Blinken contradicts Border Patrol testimony on fentanyl smuggling into U.S.

(The Center Square) – U.S. Secretary of State Antony Blinken’s testimony before the Senate Judiciary Committee about fentanyl seizures at the southern border contradicts testimony given by U.S. Customs and Border Protection chiefs and claims made by the White House about designating Mexican cartels as Foreign Terrorist Organizations.

U.S. Sen. Lindsey Graham, R-S.C., asked Blinken at Wednesday’s hearing if he agreed that fentanyl was coming from Mexico and “is killing Americans by the tens of thousands.” Blinken replied, “It is. And it’s also killing Mexicans.”

Graham also asked if it was time to “change our policy” addressing cartel violence and the fentanyl crisis “because it’s not working? Or do you think it is working? Do you believe that our policies towards drug cartels are working?”

He replied, “They need to be more effective. … One way to do that is making sure we have, for example, the technology on our borders to detect and intercept the fentanyl.”

Blinken also repeated a claim made by many Democrats that “96% of the fentanyl coming to the United States is coming through legal ports of entry” and that by expanding technology there, more would be seized.

Last month, ranking member of the House Committee on Oversight and Accountability Rep. Jamie Raskin, D-Maryland, claimed 90% of fentanyl was being seized at ports of entry.

However, Tucson Sector Border Patrol Chief John Modlin replied that half of fentanyl seizures occur in the field, not at ports of entry. In his sector alone, agents seized 700 pounds of fentanyl in 2022, about half of which was in the field.

“To give you an idea of the lethality of fentanyl, that’s enough to kill everyone in Arizona 21 times or basically half the population of the United States,” he said. Agents seized 52% at the port of entry and the rest in the field after “being backpacked across the border” between ports of entry, Modlin said.

Later that month, Arizona state troopers seized enough fentanyl to kill nearly 800,000 people found in a single pickup truck roughly 150 miles north of the border.

Texas law enforcement officers working through Operation Lone Star between ports of entry have seized enough fentanyl to kill everyone in the United States, Gov. Greg Abbott has said. As of March 17, OLS officers have seized over 367 million lethal doses of fentanyl, according to his office.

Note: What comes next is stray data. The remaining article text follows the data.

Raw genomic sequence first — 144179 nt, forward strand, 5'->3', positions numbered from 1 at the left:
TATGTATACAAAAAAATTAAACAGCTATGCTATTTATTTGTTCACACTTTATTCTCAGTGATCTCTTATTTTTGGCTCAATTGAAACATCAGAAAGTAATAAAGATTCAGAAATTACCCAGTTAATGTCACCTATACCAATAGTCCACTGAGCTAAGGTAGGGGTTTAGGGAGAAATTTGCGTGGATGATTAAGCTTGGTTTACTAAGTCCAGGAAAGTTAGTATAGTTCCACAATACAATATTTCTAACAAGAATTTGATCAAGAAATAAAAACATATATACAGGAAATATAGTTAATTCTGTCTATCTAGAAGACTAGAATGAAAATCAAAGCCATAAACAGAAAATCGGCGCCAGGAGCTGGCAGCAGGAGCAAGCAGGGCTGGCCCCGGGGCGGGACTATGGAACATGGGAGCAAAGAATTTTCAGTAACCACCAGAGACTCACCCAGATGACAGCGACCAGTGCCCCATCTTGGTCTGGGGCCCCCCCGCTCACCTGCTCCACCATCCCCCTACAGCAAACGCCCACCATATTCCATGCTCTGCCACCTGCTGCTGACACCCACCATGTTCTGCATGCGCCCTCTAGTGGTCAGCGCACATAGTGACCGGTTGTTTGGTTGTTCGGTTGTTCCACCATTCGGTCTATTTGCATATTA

Florida law enforcement officers also seized enough fentanyl in a few months last year alone to kill the state’s entire population. Fentanyl seizures were linked to a Mexican cartel network, Florida Attorney General Ashley Moody said.

Graham also asked Blinken if he would designate Mexican cartels as foreign terrorist organizations.

“How about this idea – rather than just interdicting at the border, we go to the source and declare Mexican drug cartels foreign terrorist organizations under U.S. law, would you consider that?,” he asked.

“Yes we’d certainly consider that,” Blinken replied.

His answer conflicted with what White House Press Secretary Karine Jean-Pierre told reporters two weeks ago that “Designating these cartels as FTOs would not grant us any additional authorities that we don’t really have at this time.”

FTO designation isn’t dependent upon Congress or the president. Under 8 US Code, Section 1189, the secretary of state has the authority to designate an organization as an FTO. Doing so gives state and federal agencies the authority to freeze assets, deny entry to cartel members and pursue stricter punishments.

Texas Gov. Greg Abbott last September was the first governor to designate Mexican cartels as FTOs. He’s since called on the Biden administration to do the same but hasn’t received a response, his office told The Center Square.

“Texas designated Mexican cartels as terrorist organizations last year,” Abbott said earlier this month. “I’ve repeatedly urged Biden to do the same. … It’s past time for Biden to step up and call these cartels what they are: terrorists.”

Virginia Attorney General Jason Miyares led a coalition of 22 attorneys general last month calling on the president to designate cartels as FTOs. Instead, they argue, Biden’s plan includes having “more drug detection machines,” expanding inspections of cargo to “stop pills and powder [coming in through] the border,” “working with couriers, like FedEx, to inspect more packages for drugs,” and implementing “strong penalties to crack down on fentanyl trafficking.”

U.S. Sens. Rick Scott, R-Florida, and Roger Marshall, R-Kansas, introduced the Drug Cartel Terrorist Designation Act, which Moody said would “do the job Biden refuses to do – protect the American people.” She said the president “preventing the Mexican drug cartels from being designated federal terrorist organizations (which they are) [is] further evidence that he is the Trafficker-in Chief.”

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